The program of Selective Hypothermia with Cool-Cap (helmet) in the Neonatal Intensive Care Unit of Hospital Universitario San Ignacio offers this therapeutic option to newborns with HIE. The present article describes the experience of the treating team with a group of neonates treated at the hospital. This contributes to the knowledge of this area of newborn care, by presenting clinical outcomes of interest in the context of a tertiary hospital in Colombia.

In Colombia, a cohort of patients treated with total body therapeutic hypothermia during 2017 has already been described (11). The study aimed to describe the results obtained with the other method of selective hypothermia: blanket.

Methods

Observational, sequential cross-sectional study. Patients’ data include an observation from June 2015 to March 2017. The sample size was based on the census and included all patients referred to the program during the observation period with asphyxia criteria, defined by the American Academy of Pediatrics and the American College of Gynecology and Obstetrics as metabolic or mixed acidosis (pH < 7.0 in a sample of cord blood at birth), 5-minute Apgar score < 3, neurological involvement (seizures, coma and hypotonia) and involvement of multiple organs (heart, lung, liver, kidney and intestines) (6).

Selective cerebral hypothermia therapy with Cool-Cap is used to treat newborns with moderate to severe HIE, in order to selectively cool the head with moderate systemic hypothermia (34-35 ºC), reduce mortality and prevent or reduce the severity of neurologic injury associated with HIE. Patients remain in intensive care with continuous monitoring of vital signs and brain activity by means of an extended electroencephalogram. The therapy lasts 72 hours, and then reheating is carried out at 0.5 ºC per hour until reaching physiological temperatures (36.5-37.5 ºC).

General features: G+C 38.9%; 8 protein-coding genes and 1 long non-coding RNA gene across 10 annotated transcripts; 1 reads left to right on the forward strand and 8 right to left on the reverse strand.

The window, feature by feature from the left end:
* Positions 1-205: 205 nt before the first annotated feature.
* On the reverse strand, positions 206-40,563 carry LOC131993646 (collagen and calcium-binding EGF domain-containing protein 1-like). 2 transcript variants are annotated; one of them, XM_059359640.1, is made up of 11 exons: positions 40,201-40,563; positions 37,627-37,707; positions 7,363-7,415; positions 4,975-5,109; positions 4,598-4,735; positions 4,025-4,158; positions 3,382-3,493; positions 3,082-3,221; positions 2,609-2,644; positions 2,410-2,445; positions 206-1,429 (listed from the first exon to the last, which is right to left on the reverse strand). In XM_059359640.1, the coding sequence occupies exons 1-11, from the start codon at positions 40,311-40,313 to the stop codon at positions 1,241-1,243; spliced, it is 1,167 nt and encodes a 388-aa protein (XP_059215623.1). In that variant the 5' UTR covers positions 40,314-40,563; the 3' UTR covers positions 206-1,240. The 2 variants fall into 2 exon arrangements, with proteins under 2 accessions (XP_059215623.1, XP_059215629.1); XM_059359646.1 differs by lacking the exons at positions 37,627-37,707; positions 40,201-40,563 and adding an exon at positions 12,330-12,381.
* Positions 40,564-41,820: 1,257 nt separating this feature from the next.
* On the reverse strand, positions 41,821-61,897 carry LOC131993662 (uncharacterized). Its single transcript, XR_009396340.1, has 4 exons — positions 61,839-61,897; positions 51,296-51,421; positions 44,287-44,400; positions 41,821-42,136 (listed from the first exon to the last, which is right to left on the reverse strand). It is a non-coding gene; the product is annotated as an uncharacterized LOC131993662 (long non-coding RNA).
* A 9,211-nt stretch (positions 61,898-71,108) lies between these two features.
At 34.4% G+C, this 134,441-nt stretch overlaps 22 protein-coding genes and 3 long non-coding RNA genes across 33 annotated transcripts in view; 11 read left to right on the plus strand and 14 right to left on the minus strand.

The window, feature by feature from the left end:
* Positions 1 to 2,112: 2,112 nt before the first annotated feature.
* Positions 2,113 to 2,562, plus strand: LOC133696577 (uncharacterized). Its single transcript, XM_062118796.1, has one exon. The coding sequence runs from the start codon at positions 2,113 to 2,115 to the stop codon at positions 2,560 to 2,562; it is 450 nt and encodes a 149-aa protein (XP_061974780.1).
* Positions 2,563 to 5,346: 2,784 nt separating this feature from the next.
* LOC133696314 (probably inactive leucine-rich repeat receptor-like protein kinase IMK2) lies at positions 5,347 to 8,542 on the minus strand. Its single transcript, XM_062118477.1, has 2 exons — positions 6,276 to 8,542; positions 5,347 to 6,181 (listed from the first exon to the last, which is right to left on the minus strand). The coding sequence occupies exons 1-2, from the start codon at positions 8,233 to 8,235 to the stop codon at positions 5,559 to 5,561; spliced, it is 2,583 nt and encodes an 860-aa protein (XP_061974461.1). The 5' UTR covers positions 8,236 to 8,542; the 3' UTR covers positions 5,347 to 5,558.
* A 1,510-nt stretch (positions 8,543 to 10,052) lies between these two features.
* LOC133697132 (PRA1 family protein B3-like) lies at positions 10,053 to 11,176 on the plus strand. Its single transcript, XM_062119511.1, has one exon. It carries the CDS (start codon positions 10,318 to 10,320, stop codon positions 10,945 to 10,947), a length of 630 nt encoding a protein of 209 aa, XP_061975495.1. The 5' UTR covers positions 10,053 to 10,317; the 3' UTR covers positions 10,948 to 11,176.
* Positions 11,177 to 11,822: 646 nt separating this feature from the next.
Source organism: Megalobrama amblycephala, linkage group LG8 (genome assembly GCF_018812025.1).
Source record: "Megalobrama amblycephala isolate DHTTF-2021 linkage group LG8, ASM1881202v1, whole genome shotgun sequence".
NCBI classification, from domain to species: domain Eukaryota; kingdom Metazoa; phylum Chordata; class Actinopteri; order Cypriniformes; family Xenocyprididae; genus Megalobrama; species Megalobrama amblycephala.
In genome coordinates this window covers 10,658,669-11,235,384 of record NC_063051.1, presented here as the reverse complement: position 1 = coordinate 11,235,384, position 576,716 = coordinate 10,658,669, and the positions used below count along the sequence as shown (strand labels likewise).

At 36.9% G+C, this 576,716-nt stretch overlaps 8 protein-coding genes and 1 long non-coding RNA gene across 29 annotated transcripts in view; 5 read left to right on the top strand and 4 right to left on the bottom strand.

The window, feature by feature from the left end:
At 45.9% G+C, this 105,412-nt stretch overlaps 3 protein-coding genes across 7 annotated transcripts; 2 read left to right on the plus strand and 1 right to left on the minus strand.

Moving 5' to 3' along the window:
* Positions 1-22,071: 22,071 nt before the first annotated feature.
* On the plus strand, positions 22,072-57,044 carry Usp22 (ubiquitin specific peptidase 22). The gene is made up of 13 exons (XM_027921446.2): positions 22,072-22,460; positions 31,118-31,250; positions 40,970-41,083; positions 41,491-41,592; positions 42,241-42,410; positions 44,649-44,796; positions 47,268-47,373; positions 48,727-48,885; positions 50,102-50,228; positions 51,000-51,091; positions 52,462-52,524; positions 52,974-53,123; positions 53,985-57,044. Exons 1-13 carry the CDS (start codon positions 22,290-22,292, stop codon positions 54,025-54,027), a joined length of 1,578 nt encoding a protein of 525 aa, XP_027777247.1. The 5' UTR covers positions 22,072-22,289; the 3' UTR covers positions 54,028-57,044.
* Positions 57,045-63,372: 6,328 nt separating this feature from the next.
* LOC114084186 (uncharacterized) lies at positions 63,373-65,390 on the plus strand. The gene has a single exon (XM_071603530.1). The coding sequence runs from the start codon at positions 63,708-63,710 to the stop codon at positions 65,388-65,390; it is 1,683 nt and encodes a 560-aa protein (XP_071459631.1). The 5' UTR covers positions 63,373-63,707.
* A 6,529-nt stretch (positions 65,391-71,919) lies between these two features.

The variables studied were defined according to what is reported in the literature (5,12) and to the care protocol of the newborn unit. The variables were collected directly from the patients’ medical records, tabulated in an Excel® 2010 spreadsheet, and exported to the Stata 14 software for analysis. The presence of encephalopathy at discharge and death were considered outcome variables. The graphs were generated with GraphPad 7.04.